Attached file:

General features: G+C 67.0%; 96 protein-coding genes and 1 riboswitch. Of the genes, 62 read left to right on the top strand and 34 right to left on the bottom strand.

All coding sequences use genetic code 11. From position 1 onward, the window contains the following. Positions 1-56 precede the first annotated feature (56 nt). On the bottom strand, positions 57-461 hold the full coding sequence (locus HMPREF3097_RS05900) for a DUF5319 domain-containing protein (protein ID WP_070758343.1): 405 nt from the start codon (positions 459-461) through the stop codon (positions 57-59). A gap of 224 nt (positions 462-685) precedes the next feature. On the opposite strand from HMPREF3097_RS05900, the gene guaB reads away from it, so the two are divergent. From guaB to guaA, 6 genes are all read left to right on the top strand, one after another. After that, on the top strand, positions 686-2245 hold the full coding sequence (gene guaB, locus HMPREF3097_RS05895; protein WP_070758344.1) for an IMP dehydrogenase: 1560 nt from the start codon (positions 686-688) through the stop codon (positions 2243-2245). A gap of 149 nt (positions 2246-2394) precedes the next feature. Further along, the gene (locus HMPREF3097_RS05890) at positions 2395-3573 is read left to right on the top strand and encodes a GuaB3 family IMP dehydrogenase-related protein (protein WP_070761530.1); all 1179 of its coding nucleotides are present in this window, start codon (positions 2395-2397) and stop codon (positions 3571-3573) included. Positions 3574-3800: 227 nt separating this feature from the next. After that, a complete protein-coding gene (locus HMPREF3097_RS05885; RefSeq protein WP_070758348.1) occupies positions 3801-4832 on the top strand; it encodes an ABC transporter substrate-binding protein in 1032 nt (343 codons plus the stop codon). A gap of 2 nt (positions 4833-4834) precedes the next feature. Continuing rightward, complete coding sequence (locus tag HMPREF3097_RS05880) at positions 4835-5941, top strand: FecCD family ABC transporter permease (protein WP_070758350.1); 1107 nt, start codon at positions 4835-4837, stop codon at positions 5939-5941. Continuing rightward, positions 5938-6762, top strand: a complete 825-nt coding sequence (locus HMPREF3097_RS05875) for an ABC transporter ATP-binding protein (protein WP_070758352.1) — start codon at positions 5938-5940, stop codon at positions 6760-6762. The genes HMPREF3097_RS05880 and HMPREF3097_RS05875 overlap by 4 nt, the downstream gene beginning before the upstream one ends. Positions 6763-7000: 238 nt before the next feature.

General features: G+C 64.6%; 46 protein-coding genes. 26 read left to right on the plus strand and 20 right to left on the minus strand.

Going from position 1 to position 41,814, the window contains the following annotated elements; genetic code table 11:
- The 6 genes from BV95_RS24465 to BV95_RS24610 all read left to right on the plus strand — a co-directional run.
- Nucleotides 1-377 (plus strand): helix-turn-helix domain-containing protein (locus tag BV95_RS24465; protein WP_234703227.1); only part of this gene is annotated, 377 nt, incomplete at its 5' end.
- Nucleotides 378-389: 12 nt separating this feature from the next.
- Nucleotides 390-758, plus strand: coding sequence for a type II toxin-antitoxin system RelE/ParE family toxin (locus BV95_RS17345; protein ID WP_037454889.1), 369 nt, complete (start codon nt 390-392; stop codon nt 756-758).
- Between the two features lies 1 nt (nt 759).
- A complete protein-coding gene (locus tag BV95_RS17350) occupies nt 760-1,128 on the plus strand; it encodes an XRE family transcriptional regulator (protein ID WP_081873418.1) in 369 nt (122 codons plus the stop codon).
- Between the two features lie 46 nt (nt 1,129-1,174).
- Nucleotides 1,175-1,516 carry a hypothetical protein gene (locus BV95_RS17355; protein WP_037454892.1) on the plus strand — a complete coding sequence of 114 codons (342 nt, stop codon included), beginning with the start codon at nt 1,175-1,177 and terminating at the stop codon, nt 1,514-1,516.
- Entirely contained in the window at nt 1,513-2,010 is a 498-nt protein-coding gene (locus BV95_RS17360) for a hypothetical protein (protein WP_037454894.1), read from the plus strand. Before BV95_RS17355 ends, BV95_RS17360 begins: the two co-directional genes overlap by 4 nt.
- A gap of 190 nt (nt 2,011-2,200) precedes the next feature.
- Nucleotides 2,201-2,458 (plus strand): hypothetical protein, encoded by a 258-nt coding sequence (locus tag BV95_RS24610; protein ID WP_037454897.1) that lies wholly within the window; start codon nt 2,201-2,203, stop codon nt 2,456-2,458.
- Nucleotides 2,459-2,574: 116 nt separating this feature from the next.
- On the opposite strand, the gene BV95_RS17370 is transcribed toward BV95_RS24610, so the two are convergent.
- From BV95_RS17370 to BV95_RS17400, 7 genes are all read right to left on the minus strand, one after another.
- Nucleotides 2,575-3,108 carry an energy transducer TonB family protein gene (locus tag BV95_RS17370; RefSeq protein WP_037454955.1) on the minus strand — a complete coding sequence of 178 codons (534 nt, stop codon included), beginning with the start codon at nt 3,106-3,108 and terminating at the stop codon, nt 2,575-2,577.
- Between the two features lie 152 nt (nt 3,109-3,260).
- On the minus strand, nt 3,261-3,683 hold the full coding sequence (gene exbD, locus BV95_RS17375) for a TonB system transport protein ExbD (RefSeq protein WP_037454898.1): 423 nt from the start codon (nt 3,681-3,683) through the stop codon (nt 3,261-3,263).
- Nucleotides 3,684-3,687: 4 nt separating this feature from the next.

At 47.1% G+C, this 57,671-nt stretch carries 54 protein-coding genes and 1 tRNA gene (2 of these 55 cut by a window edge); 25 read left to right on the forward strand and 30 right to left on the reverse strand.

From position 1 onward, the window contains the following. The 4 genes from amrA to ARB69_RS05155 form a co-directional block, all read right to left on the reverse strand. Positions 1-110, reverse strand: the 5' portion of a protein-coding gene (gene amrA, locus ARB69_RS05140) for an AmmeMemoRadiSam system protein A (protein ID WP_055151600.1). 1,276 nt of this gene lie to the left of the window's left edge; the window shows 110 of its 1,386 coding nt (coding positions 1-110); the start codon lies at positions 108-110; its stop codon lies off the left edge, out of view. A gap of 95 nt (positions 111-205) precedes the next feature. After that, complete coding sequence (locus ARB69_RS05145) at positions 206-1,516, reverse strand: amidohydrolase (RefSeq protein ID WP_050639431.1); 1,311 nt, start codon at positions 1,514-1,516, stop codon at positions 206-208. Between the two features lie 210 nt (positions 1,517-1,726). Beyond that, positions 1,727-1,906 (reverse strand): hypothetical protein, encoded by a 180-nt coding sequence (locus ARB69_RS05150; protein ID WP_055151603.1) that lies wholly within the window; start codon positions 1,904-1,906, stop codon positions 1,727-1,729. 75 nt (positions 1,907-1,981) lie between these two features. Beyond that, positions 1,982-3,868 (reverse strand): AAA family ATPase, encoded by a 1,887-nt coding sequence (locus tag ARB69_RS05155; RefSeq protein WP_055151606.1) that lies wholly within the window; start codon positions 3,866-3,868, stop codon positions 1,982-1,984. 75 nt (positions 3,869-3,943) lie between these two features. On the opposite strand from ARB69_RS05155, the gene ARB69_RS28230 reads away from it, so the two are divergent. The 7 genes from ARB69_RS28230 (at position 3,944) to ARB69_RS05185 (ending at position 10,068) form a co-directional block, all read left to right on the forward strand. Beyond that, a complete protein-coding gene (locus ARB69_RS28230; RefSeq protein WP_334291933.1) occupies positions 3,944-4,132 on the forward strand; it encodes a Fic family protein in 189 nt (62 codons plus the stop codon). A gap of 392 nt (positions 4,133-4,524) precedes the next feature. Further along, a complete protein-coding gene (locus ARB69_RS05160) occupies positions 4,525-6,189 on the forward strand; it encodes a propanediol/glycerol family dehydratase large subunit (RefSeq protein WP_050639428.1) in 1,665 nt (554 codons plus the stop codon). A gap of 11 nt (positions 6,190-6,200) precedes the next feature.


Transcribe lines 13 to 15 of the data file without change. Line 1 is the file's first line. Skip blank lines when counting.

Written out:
- Entirely contained in the window at nt 1,513-2,010 is a 498-nt protein-coding gene (locus BV95_RS17360) for a hypothetical protein (protein WP_037454894.1), read from the plus strand. Before BV95_RS17355 ends, BV95_RS17360 begins: the two co-directional genes overlap by 4 nt.
- A gap of 190 nt (nt 2,011-2,200) precedes the next feature.
- Nucleotides 2,201-2,458 (plus strand): hypothetical protein, encoded by a 258-nt coding sequence (locus tag BV95_RS24610; protein ID WP_037454897.1) that lies wholly within the window; start codon nt 2,201-2,203, stop codon nt 2,456-2,458.